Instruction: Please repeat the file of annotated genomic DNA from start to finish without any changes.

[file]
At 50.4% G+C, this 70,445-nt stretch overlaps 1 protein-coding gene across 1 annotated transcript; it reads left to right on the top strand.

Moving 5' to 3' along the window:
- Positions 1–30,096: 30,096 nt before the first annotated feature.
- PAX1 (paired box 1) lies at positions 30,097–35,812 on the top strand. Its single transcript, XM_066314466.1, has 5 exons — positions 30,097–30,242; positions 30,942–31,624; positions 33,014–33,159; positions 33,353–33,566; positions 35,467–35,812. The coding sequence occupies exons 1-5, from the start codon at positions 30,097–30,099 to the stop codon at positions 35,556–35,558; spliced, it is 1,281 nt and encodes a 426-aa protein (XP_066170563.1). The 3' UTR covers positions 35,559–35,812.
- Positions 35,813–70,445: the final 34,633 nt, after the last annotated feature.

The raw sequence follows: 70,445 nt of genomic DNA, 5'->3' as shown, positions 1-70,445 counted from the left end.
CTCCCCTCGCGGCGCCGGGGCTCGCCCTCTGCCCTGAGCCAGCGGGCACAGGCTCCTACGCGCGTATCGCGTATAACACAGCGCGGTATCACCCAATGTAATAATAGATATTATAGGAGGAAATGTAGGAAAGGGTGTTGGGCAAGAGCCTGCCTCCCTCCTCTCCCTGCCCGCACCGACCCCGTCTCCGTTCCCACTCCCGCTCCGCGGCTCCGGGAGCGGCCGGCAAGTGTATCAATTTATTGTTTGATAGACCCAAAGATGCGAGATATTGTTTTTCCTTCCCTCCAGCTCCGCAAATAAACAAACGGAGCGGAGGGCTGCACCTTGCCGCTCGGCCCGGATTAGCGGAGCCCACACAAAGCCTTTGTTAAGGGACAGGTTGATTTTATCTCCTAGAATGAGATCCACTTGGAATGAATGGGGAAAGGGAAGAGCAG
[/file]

At 50.4% G+C, this 70,445-nt stretch overlaps 1 protein-coding gene across 1 annotated transcript; it reads left to right on the top strand.

Moving 5' to 3' along the window:
- Positions 1–30,096: 30,096 nt before the first annotated feature.
- PAX1 (paired box 1) lies at positions 30,097–35,812 on the top strand. Its single transcript, XM_066314466.1, has 5 exons — positions 30,097–30,242; positions 30,942–31,624; positions 33,014–33,159; positions 33,353–33,566; positions 35,467–35,812. The coding sequence occupies exons 1-5, from the start codon at positions 30,097–30,099 to the stop codon at positions 35,556–35,558; spliced, it is 1,281 nt and encodes a 426-aa protein (XP_066170563.1). The 3' UTR covers positions 35,559–35,812.
- Positions 35,813–70,445: the final 34,633 nt, after the last annotated feature.

The raw sequence follows: 70,445 nt of genomic DNA, 5'->3' as shown, positions 1-70,445 counted from the left end.
CTCCCCTCGCGGCGCCGGGGCTCGCCCTCTGCCCTGAGCCAGCGGGCACAGGCTCCTACGCGCGTATCGCGTATAACACAGCGCGGTATCACCCAATGTAATAATAGATATTATAGGAGGAAATGTAGGAAAGGGTGTTGGGCAAGAGCCTGCCTCCCTCCTCTCCCTGCCCGCACCGACCCCGTCTCCGTTCCCACTCCCGCTCCGCGGCTCCGGGAGCGGCCGGCAAGTGTATCAATTTATTGTTTGATAGACCCAAAGATGCGAGATATTGTTTTTCCTTCCCTCCAGCTCCGCAAATAAACAAACGGAGCGGAGGGCTGCACCTTGCCGCTCGGCCCGGATTAGCGGAGCCCACACAAAGCCTTTGTTAAGGGACAGGTTGATTTTATCTCCTAGAATGAGATCCACTTGGAATGAATGGGGAAAGGGAAGAGCAG